Unfortunately Safari doesn't support the FileReader APIs required to get image data out of the file. http://caniuse.com/#feat=filereader - as you can see Safari is lagging behind here


Great app, I'm sure I'll be using it. However, when I clicked on Pick Background and selected a transparent area Firefox crashed! (using the example image)

[Firefox 14.0.1 - Windows 7]


I found this tool using Google about 3 weeks ago and it made my life so much easier while using sprite sheets. Great tool


This has been around for quite a while, I distinctly remember it doing the rounds on Twitter. Still nice, though.


Yeah, I saved it to pinboard back in December. Very handy.


Congratulations, you have managed to provide a two second delay between clicking on, for example, the Firefox icon and the resulting sprite CSS being displayed on a brand spanking new eight core, 8GiB RAM system. I hope you're proud of your abuse of my computer's resources. But, alas, I shall be having no more of this nonesense!


What's your browser & OS? RAM isn't the bottleneck here, it'll be the CPU via a poor JavaScript engine.

Of course, it's open source, any optimisation suggestions will be gratefully received. The calculation of sprite boundaries happens in two steps, first a contraction https://github.com/jakearchibald/sprite-cow/blob/master/www/... then an expansion https://github.com/jakearchibald/sprite-cow/blob/master/www/...


Firefox 14.0.1, Arch Linux (it's a rolling release distro, fully up to date).

Solving these kinds of problems and optimizing things makes me happy. I'll take a look at this when I get home from work and see if I can speed it up.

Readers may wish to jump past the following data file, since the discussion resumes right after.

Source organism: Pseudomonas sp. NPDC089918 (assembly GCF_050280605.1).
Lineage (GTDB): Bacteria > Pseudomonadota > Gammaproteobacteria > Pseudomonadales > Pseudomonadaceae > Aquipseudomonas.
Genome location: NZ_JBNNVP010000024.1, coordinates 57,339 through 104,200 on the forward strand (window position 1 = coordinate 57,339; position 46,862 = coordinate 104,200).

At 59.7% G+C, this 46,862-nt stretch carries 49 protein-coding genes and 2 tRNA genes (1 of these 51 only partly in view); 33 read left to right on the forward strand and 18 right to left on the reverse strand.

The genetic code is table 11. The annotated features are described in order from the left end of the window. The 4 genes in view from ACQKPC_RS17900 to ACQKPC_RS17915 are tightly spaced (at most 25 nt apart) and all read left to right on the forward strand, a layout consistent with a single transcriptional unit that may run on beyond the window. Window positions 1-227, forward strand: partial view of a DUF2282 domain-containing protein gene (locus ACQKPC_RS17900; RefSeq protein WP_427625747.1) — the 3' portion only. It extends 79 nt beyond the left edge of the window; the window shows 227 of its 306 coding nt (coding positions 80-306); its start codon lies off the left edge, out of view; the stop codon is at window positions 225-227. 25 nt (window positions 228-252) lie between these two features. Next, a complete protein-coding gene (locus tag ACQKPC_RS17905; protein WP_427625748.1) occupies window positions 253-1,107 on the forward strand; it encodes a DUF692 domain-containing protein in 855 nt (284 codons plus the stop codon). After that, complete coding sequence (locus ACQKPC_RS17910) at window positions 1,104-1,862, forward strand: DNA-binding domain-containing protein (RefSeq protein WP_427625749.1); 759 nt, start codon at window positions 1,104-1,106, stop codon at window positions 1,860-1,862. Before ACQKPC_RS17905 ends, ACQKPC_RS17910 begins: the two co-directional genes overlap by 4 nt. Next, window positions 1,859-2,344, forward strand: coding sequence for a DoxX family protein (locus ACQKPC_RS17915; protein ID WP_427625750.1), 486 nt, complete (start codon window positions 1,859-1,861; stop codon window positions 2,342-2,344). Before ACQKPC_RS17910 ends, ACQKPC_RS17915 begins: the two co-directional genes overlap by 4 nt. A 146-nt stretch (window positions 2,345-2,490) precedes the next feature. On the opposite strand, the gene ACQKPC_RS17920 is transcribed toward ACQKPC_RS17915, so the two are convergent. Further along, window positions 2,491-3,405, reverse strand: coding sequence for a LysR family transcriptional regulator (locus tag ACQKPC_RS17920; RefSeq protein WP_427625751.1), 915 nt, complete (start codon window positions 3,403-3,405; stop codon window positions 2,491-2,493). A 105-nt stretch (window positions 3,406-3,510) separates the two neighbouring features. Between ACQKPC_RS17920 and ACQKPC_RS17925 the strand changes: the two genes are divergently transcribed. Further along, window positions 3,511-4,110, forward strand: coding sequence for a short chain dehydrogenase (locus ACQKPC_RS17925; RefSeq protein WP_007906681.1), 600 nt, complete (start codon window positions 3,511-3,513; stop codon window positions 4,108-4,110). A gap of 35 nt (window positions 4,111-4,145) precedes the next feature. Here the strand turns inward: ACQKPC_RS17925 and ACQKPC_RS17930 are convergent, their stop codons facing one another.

Also having big performance issues. Macbook Pro (2012), 16GB Ram, Chrome v20


Christ, you act like you're doing someone a favor running this tool that was built to help you save time. Let me guess, you're the guy who bitches when the WiFi is down on the airplane.


>Christ, you act like you're doing someone a favor running this tool that was built to help you save time.

CPU time is super expensive where I live.

>Let me guess, you're the guy who bitches when the WiFi is down on the airplane.

Incessantly.


This is a good one. Also kudos to @jacobr, for his collection.


this seems to temporarily take out my firefox for a minute or so. Not immediately, just after using it a bit.


their example/demo is fabulous, i wish more open source/tools libraries had ones that functioned half as well


multiple file uploads. :)


Nice tool, thanks for sharing.

We will no longer have to deal with all this BS once browsers implement CSS3 image values. (http://www.w3.org/TR/css3-images/) Syntax would be like: `background-image: image('sprites.png#xywh=40,0,20,20');` Share single image across your site/stylesheets. No need to set a fixed width/height. No background-repeat restrictions etc


This is great, I spent hours dicking around with CSS sprites for back/forward arrows last week. It was a pretty frustrating waste of time. Every time I wanted the element to be wider I had to go back and redo the sprites. I guess I'd still have to do that here, but it takes away a lot of the pain.